When dogs fly

Kiwi animal behaviourist Mark Vette, the man behind Sony and FCB’s ‘Octographer’ campaign has risen to new heights. Having already taught dogs how to drive, he figured it was high time he graced them with a captain’s hat and taught them how to fly. 

Three dogs were trained to fly a four seater Cessna 172, handling the aircraft and completing a full figure-eight in the sky. Vette’s achievement, and the dogs, was revealed earlier this week in the final episode of UK Sky 1 television series, aptly named Dogs Might Fly.

The documentary style series, exploring dog cognition, aimed to find out whether canine companions could be trained to fly a plane. The 12 dogs involved in it were chosen from rescue shelters across the UK before being tested for their comfort in flight-like scenarios and slowly acclimatised to the different sensations. Only dogs that responded positively to the training progressed to the final challenge.

Before taking to the skies, they were guided through training exercises designed to simulate different aspects of flight, and practiced the delicate manoeuvers and motor actions involved on several advancing rigs designed specifically by Vette for the project.

Vette and the team built a deep connection with the dogs during training, which he attributes to the feat being achieved.

“The crucial element was communication – we needed to understand the dogs, and the dogs needed to understand us and what we wanted them to do. By building a shared language I call ‘Dog Zen’, we were able to guide the dogs through the flying process,” Vette says.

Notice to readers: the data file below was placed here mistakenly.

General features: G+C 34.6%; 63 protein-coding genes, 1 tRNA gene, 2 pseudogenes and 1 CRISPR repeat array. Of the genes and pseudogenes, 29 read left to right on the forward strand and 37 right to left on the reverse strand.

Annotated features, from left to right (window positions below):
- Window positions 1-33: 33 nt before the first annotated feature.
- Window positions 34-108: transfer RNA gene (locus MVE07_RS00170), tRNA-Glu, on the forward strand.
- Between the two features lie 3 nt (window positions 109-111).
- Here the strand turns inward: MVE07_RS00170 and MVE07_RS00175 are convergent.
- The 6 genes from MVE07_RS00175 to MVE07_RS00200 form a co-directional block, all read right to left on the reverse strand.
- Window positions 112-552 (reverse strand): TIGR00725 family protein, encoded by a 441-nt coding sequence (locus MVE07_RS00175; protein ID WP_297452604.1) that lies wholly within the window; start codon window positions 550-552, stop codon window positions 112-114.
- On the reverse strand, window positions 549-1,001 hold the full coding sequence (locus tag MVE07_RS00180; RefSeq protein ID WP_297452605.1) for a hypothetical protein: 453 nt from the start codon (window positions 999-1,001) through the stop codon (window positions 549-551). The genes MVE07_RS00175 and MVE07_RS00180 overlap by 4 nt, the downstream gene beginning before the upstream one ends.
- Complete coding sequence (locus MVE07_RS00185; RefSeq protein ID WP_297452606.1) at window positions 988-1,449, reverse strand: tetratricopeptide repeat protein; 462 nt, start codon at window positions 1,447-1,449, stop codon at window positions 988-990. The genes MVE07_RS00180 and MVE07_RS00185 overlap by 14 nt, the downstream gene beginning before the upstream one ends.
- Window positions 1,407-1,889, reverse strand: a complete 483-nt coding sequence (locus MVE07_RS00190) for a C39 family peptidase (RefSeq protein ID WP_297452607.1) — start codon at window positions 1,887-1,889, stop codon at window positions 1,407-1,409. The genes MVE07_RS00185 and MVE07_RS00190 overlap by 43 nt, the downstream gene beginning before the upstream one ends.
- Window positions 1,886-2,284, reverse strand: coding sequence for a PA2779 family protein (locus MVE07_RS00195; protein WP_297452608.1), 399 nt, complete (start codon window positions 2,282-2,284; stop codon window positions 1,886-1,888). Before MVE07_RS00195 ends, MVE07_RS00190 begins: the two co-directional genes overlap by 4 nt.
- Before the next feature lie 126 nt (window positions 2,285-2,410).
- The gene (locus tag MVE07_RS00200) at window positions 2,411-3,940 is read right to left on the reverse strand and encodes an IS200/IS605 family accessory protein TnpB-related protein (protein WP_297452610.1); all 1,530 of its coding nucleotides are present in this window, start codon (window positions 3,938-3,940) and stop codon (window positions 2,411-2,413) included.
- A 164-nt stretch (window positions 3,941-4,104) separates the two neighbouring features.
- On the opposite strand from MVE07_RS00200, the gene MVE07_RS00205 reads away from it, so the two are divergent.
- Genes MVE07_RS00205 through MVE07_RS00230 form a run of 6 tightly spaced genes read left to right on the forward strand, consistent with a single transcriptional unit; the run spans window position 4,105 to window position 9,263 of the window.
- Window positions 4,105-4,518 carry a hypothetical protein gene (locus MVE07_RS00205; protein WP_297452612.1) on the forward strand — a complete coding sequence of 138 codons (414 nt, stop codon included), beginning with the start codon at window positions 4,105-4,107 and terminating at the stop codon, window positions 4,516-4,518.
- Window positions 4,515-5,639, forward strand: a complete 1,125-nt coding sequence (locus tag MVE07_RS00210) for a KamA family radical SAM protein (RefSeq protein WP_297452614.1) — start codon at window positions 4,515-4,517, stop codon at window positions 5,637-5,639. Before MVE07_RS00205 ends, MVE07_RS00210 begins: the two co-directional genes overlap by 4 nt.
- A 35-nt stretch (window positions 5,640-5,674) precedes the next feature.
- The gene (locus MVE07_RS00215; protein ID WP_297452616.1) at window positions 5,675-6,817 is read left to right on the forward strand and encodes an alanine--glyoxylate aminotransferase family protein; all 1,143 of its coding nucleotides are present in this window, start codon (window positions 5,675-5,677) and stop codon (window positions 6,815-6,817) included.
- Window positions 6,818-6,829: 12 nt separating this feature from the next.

“Most importantly, this exercise has proven that shelter dogs are not secondhand goods. They are smart dogs that deserve a chance at life. Anyone who knows me knows how passionate I am about dog welfare and rescue, and I feel that’s the entire point of what we did – to bring attention to the fact that there are thousands of dogs abandoned every year that are good dogs that need to find good homes.” 

Finding good homes for dogs in shelters is something Vette previously achieved with the 2012 ‘Mini driving dogs’ by FCB for the SPCA.

In the campaign he taught three rescue dogs to drive a car, showcasing their intelligence to boost adoption rates.

The campaign achieved global notoriety with over 100 million tweets and 12 million YouTube views as well as winning numerous awards including the grand axis; gold pencil at The One Show; the winner of winner of the 2012 Yahoo New Zealand Digital Strategy Awards and various international accolades.

It also saw visitors to the SPCA dog adoption page rise by over 200 percent and every dog adopted from SPCA Auckland during the campaign.

Vette was also responsible for training an octopus in a campaign by FCB for Sony. ‘Rambo’ the octopus was given a camera and taught how to take photos of visitors to Kelly Tarlton’s aquarium.

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